So far in college, Gunner Kiel has majored in indecision.
He committed to Indiana University, and then changed his mind to LSU. Then he changed his mind to Notre Dame. Then he went to Notre Dame for a year and left when things didn't go the way he wanted. Now he's looking for a new home, having visited Ball State on Friday.
Kiel's resume would lead many to dismiss him as a prima donna. That may well be true. When the going gets tough, the tough don't usually run to another school.
But take the circumstances off the table and consider a bigger picture: Could Kiel still reach the NFL is he goes from college football's mythological mountain at Notre Dame to a school perhaps better known as the training ground for Stupid Human Tricks (courtesy of BSU alum David Letterman)?
The short answer is yes.
Getting there will take perseverance and determination that few possess. Whether Kiel has what it takes remains to be seen.
The opportunity that awaits at Ball State would require a hit to the Kiel's ego initially. Notre Dame has its own television network. You can catch Ball State on Muncie radio. Notre Dame's quarterback competes for the Heisman Trophy. Ball State's compete for best in the Mid-American Conference.
While playing in the MAC is a tougher route to the NFL, it's more than possible.
Consider this: Five former MAC quarterbacks were on NFL rosters last season, led by the trio of Pittsburgh Steelers in Ben Roethlisberger (Miami, Ohio), Charlie Batch (Eastern Michigan) and Byron Leftwich (Marshall). Toledo's Bruce Gradkowski was with the Cincinnati Bengals and Northern Illinois' Chandler Harnish (of Norwell fame) was with the Indianapolis Colts.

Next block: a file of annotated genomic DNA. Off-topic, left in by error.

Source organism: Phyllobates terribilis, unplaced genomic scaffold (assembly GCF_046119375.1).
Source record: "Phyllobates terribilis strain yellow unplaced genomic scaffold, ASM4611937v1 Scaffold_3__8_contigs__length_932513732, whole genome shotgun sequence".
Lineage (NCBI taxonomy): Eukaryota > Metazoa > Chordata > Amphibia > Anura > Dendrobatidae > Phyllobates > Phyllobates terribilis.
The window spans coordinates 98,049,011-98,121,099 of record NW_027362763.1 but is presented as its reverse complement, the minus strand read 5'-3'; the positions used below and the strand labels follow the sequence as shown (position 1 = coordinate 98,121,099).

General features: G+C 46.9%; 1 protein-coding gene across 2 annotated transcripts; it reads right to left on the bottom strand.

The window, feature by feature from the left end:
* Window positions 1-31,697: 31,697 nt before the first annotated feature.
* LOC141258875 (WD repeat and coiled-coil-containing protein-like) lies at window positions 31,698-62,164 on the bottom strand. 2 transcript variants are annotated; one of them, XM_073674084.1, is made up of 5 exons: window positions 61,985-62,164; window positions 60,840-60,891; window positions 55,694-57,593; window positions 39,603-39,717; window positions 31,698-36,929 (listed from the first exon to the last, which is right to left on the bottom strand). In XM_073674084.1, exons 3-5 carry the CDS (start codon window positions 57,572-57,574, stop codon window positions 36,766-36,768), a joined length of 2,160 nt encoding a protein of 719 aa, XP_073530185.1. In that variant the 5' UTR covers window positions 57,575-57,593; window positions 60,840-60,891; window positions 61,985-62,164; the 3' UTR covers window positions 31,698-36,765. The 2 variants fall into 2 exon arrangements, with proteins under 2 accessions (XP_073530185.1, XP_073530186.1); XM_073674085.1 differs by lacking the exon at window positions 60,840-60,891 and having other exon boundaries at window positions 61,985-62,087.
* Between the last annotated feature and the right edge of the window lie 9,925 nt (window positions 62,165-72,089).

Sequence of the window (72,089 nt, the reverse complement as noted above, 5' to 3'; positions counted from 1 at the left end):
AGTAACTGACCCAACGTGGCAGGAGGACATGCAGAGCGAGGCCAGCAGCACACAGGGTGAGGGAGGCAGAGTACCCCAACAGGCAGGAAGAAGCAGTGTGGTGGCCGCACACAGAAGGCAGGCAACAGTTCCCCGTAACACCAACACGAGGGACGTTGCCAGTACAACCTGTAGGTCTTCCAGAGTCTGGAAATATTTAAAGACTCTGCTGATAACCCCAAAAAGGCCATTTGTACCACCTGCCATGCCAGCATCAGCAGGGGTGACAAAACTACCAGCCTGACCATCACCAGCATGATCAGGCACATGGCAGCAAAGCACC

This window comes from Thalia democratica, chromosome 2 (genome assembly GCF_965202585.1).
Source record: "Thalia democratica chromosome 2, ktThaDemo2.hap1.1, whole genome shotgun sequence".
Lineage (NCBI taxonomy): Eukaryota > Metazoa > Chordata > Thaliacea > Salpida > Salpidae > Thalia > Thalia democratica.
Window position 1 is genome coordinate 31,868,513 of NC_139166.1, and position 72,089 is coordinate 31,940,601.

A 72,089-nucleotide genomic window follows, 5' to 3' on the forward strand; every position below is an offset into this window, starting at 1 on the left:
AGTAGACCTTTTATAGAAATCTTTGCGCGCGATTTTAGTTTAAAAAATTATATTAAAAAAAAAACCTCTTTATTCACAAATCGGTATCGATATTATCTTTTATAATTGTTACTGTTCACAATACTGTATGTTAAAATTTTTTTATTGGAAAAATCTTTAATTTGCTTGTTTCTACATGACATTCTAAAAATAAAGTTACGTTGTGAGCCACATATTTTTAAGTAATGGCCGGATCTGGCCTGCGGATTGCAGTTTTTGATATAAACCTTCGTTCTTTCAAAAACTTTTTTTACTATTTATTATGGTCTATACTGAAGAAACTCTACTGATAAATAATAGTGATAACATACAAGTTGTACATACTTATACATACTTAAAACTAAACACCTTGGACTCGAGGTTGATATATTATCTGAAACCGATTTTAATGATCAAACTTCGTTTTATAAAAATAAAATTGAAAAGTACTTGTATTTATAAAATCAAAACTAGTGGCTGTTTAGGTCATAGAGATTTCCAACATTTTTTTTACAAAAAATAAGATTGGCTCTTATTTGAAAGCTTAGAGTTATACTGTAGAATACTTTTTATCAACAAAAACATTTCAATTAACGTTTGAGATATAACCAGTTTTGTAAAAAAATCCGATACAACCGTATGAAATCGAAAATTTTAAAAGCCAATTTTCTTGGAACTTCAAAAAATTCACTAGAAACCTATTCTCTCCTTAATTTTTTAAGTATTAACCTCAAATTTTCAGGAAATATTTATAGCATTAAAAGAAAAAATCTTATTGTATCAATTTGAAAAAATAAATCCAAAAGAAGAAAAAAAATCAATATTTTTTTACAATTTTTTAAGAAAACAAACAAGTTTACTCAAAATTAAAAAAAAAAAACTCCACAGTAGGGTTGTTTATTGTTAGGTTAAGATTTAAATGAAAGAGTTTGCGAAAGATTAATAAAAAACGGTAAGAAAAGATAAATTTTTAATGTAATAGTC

The all-time NFL leader in completion percentage came from the MAC: Marshall's Chad Pennington.
Kiel is apparently looking at a number of colleges to continue his career, but Ball State has some selling points if you consider the rapid progression of the program under coach Pete Lembo and the fact the current quarterback Keith Wenning is a senior entering his last season.
The job would be there for the taking for Kiel.
Now, success in the MAC doesn't necessarily guarantee an NFL career.
Ball State's Nate Davis was one of the best quarterbacks in school, and MAC, history but he couldn't stick in the NFL after being a fifth-round pick by the San Francisco 49ers in 2009. He spent time with the Seattle Seahawks and Colts as an offseason or practice player, but now plays indoor football.
Central Michigan's Dan LeFevour was picked in the sixth round by the Chicago Bears in 2010 and spent some time with the Bengals, Colts and Jacksonville Jaguars, but is now playing in the Canadian Football League.
As far as NFL success, being from a lesser-known school isn't a barrier. Joe Flacco (Delaware) proved that with his Super Bowl win and supersized contract.
The question for Kiel is whether he's willing and able to put in the work necessary to first develop into a solid college quarterback and then advance enough to be an NFL prospect.
At this point, his indecision with his college career is a minus. It appears he's easily distracted and quick to break commitments. He'll only change that with time at his next college.
But if Kiel can settle into a program, whether Ball State or another school, and show stability over the next four years, he'll have a chance to reignite his career. His strong arm and raw skills haven't deteriorated since he starred at Columbus East High School. He might be rusty from not playing, but that can change.
He'll have to prove he has the necessary mental toughness to thrive over the next few years.
Look at the common denominators of the MAC quarterbacks who were in the NFL last year. From Roethlisberger to Harnish, they all possessed that inner drive to do whatever it takes to succeed. They are all the type of quarterbacks who take hits, literally and figuratively, and get back up again determined to be better.
Kiel can reach the NFL still, even at Ball State.
But he'll have to change his major to hard work and determination. A minor in humility will be required, too.